I will examine the concept of “good” later, when I talk about cultural diversity. For now I will argue simply that most people do science, and have always done science, because they see science as a way of doing something good in the world.

Some early Science

The story of Galileo shows how science sometimes challenges accepted ideas. However, his story does not show how science benefits ordinary human beings.

Galileo observed carefully, using a new tool, the telescope. The tool allowed him to see things that people had not been able to see previously. He used his observations as evidence in favor of a theory that showed the earth as moving around the sun. The theory is “counter-intuitive,” in that our first observations would lead us to say that the sun goes around the earth.

Theologians, people who speculate on the intellectual meaning of religious beliefs, were attracted to the theory that the sun goes around the earth because they believed that Jesus Christ was the center of the universe. If Jesus was the center of the universe, the earth must be the center of it, because the earth is where Jesus became incarnate. As further proof, they cited statements in Scripture that implied that the sun goes around the earth.

Aside from those theological issues, it is hard to see how theories of sun and earth had much effect on human affairs. The only possible benefit I can see from Galileo’s new theory is that it might have improved navigation by providing better mathematical models of the movement of sun and stars. The older mathematical models had worked, but they were more complicated. Historians say that navigation was helped more by the invention of the compass, which freed sailors from dependence on observing the sun and stars.

Later scientific discoveries had more practical effects. The discovery of the circulation of the blood in the body was an important step forward in coping with accidents. The harnessing of water power to cloth-making equipment did not depend on any innovative scientific discoveries, but it led to mass production and the factory system for manufacturing.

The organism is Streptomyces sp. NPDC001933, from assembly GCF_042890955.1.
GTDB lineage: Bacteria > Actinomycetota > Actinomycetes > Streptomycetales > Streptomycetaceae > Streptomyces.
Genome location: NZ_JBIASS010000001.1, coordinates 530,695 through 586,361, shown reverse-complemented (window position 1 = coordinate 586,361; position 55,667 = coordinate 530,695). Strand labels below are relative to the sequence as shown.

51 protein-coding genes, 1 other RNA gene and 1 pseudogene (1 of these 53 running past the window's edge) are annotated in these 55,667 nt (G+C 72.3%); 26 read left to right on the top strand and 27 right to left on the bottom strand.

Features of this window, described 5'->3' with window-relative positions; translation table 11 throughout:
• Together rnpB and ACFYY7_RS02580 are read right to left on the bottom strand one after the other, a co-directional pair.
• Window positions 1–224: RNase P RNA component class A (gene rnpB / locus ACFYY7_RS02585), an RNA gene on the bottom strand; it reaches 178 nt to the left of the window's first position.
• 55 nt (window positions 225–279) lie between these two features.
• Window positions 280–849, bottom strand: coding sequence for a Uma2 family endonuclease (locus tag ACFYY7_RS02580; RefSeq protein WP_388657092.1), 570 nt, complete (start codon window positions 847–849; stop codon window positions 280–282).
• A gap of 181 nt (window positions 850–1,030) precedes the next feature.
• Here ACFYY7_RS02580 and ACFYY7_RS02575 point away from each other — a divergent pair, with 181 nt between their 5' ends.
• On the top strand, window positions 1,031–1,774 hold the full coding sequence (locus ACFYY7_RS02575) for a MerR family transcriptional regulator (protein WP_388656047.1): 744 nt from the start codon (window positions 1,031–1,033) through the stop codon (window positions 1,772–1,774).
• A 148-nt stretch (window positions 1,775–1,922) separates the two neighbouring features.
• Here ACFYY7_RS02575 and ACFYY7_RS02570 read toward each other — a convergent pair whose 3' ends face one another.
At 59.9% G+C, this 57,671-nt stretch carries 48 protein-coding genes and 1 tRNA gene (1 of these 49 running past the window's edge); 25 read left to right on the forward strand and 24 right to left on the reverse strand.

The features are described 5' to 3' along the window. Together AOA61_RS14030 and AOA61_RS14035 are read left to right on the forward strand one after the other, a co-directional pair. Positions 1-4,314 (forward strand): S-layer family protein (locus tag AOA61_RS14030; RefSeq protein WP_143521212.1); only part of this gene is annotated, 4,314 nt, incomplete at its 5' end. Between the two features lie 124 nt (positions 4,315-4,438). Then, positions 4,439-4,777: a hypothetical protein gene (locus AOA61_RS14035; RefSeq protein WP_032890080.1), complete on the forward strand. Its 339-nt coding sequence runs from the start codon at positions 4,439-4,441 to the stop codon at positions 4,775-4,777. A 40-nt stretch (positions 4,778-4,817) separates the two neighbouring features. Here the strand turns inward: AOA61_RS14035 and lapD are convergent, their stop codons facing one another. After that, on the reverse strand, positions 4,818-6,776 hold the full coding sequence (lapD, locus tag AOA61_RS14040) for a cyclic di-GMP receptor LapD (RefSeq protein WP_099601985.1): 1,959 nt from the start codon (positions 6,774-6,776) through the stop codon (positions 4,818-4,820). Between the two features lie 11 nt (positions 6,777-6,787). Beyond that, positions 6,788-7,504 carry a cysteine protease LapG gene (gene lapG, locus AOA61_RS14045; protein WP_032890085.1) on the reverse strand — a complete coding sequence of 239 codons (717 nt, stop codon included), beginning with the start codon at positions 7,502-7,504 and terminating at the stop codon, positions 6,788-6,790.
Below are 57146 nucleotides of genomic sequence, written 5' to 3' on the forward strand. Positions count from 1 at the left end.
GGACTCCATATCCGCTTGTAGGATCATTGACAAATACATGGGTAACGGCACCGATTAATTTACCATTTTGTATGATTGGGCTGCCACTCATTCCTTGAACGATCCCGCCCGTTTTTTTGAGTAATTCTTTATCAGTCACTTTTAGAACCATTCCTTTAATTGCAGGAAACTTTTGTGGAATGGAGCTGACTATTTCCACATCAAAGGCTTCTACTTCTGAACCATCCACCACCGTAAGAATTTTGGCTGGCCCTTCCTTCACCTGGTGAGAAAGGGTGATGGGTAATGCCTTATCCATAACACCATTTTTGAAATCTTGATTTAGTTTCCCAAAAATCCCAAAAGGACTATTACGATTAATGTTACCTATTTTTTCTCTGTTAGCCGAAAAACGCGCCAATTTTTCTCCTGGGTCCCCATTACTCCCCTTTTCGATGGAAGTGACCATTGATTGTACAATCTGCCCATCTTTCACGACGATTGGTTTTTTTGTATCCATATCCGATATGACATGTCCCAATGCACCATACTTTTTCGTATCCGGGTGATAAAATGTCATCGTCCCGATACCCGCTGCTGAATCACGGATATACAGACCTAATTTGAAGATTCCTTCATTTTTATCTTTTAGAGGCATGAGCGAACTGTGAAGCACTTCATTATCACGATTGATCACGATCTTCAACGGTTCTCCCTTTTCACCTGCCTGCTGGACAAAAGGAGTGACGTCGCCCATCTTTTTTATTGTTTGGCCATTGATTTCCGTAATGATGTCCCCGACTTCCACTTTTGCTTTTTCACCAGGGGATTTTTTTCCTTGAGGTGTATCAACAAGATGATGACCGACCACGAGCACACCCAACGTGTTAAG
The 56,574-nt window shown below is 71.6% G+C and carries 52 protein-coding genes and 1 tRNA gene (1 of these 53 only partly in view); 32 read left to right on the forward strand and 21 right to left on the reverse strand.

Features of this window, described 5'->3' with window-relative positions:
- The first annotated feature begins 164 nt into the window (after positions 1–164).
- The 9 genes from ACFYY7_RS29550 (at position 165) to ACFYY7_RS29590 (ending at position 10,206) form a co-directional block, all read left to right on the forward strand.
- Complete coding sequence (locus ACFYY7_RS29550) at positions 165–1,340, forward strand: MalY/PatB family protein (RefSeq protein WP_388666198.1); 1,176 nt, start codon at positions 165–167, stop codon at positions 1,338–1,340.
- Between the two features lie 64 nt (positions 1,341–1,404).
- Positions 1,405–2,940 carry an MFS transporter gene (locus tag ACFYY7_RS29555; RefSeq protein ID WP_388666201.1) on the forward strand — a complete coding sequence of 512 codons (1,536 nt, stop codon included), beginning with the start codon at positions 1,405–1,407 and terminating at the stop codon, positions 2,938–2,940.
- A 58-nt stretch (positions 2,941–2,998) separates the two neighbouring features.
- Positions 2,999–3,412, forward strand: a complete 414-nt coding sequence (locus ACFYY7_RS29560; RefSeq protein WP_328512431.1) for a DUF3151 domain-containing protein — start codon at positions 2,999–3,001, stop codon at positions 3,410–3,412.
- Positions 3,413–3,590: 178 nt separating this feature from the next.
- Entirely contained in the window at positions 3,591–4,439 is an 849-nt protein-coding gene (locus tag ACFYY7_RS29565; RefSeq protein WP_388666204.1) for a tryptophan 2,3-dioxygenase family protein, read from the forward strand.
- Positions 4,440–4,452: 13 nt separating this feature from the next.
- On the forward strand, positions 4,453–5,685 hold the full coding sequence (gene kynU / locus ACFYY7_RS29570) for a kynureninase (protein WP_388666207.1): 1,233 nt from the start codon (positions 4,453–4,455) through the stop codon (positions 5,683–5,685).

Even though the 1700s did not see scientific breakthroughs that changed the world dramatically, thinkers of the time could see what was coming. The French thinkers called the Encyclopedists presented a vision of human life guided by reason and guaranteed to bring prosperity and freedom to all humankind. The movement they led, which we call the Enlightenment, was optimistic and self-assured.

In a much-reprinted article that has had great influence on my own thinking, the anthropologist Clifford Geertz contrasts four styles of thinking: the common-sense, the scientific, the artistic, and the religious. For the purpose of this contrast, he describes the scientific attitude as essentially questioning. It of course is more than questioning, but I like to push the questioning aspect to its limits, as follows.

Nothing in science is sure; everything is open to question. This is why scientists need some kind of religious faith and religious community. If you try to live your life as a pure scientist, you never get to breakfast. You question whether the coffee really exists, or whether the fire on the stove will be as hot this time as it was last night. You go crazy.

Since most of us don’t want to go crazy, we put aside our questions while we eat breakfast. For those brief moments we are not scientific. But of course, breakfast is not enough. We put aside our questions while we drive to work, while we enjoy a play or a game, while we praise God, while we marry a spouse, while we raise children. But during the moments when we are being scientific, we question everything. We question our own and others’ research, and our own and others’ theories.

Research means observing something closely and, if possible, counting something.

We question our research because observing is not a totally objective activity. What you see may not be what I see. We need to look at the factors that make us see things differently. Our goal is to arrive at descriptions of reality that most people will agree fit what is “out there.”